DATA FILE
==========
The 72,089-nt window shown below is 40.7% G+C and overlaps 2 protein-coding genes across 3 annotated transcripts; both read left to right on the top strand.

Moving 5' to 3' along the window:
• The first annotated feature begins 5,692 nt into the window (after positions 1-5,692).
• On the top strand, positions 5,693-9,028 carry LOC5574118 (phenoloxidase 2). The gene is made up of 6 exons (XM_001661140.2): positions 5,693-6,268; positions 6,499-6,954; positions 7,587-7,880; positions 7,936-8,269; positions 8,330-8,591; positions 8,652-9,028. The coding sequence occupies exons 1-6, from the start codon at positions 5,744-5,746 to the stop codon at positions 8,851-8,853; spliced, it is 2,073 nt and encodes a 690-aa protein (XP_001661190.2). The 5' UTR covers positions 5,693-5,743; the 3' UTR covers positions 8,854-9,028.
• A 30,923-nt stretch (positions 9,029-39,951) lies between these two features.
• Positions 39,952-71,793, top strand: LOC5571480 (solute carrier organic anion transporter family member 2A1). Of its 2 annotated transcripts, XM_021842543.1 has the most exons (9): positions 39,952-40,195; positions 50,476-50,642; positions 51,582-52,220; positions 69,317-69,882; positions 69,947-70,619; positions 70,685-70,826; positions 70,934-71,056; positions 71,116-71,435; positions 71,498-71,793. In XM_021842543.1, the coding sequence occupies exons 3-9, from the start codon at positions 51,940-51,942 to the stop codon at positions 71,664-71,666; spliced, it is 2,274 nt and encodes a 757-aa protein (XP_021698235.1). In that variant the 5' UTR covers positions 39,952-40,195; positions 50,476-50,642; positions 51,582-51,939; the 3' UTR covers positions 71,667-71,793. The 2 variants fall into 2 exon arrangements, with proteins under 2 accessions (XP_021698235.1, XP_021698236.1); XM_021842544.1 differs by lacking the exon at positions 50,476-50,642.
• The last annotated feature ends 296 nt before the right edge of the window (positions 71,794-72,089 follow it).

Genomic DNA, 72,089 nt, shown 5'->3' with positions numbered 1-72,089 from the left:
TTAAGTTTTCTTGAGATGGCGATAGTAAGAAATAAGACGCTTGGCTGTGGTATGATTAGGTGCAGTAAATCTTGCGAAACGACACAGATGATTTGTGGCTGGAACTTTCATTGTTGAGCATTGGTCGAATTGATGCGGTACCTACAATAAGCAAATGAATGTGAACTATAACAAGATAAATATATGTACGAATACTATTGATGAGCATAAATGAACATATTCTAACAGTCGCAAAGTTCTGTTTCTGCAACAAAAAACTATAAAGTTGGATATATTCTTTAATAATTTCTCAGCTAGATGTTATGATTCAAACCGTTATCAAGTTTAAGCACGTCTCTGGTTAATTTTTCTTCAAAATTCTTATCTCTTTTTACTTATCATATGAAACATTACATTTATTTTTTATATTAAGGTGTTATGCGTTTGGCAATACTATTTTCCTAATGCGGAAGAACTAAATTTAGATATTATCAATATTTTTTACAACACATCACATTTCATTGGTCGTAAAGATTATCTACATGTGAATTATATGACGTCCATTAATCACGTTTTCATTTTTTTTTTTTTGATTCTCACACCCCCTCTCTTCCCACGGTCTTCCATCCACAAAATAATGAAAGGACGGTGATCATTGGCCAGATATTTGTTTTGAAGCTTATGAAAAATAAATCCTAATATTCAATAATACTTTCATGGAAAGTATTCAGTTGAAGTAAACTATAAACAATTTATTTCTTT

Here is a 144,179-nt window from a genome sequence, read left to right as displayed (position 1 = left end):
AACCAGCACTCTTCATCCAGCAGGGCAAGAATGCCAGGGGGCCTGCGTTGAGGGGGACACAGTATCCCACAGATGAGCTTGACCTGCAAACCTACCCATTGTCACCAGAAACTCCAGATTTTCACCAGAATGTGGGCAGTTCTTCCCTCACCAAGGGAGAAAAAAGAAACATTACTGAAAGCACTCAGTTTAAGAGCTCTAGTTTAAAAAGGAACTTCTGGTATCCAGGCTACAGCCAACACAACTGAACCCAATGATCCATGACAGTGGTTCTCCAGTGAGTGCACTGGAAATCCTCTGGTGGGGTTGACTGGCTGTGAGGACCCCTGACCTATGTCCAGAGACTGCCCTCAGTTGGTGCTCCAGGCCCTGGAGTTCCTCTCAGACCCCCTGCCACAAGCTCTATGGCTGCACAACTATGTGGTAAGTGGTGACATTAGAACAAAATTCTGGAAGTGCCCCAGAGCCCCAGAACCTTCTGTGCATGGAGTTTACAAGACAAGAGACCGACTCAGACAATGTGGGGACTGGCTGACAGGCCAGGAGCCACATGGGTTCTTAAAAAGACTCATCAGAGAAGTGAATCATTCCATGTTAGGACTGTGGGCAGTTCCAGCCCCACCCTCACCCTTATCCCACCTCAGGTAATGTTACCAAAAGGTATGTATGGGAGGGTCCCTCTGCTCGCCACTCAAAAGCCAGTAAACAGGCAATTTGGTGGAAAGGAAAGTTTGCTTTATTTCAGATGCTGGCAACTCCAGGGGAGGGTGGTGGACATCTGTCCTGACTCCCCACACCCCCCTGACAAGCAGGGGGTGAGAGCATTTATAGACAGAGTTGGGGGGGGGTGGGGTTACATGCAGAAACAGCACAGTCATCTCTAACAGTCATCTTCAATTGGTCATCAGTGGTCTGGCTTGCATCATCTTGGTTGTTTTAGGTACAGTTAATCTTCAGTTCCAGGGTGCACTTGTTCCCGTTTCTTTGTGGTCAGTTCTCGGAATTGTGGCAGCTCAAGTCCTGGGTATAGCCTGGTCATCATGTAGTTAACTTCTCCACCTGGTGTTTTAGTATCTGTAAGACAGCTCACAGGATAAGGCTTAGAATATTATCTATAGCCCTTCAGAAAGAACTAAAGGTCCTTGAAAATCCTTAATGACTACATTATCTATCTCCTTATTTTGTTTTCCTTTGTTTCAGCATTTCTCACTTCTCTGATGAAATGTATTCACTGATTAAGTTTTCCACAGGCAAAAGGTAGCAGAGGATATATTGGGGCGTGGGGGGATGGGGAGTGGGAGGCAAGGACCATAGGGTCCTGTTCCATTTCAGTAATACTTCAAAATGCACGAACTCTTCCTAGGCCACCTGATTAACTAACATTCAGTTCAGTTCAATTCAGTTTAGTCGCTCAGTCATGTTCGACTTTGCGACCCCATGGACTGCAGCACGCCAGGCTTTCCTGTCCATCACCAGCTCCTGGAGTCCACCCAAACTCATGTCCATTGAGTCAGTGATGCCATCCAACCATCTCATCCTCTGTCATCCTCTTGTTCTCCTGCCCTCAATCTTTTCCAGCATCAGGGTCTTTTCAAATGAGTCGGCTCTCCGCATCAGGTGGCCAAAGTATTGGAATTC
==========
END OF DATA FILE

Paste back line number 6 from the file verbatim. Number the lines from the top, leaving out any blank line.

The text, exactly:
• Positions 39,952-71,793, top strand: LOC5571480 (solute carrier organic anion transporter family member 2A1). Of its 2 annotated transcripts, XM_021842543.1 has the most exons (9): positions 39,952-40,195; positions 50,476-50,642; positions 51,582-52,220; positions 69,317-69,882; positions 69,947-70,619; positions 70,685-70,826; positions 70,934-71,056; positions 71,116-71,435; positions 71,498-71,793. In XM_021842543.1, the coding sequence occupies exons 3-9, from the start codon at positions 51,940-51,942 to the stop codon at positions 71,664-71,666; spliced, it is 2,274 nt and encodes a 757-aa protein (XP_021698235.1). In that variant the 5' UTR covers positions 39,952-40,195; positions 50,476-50,642; positions 51,582-51,939; the 3' UTR covers positions 71,667-71,793. The 2 variants fall into 2 exon arrangements, with proteins under 2 accessions (XP_021698235.1, XP_021698236.1); XM_021842544.1 differs by lacking the exon at positions 50,476-50,642.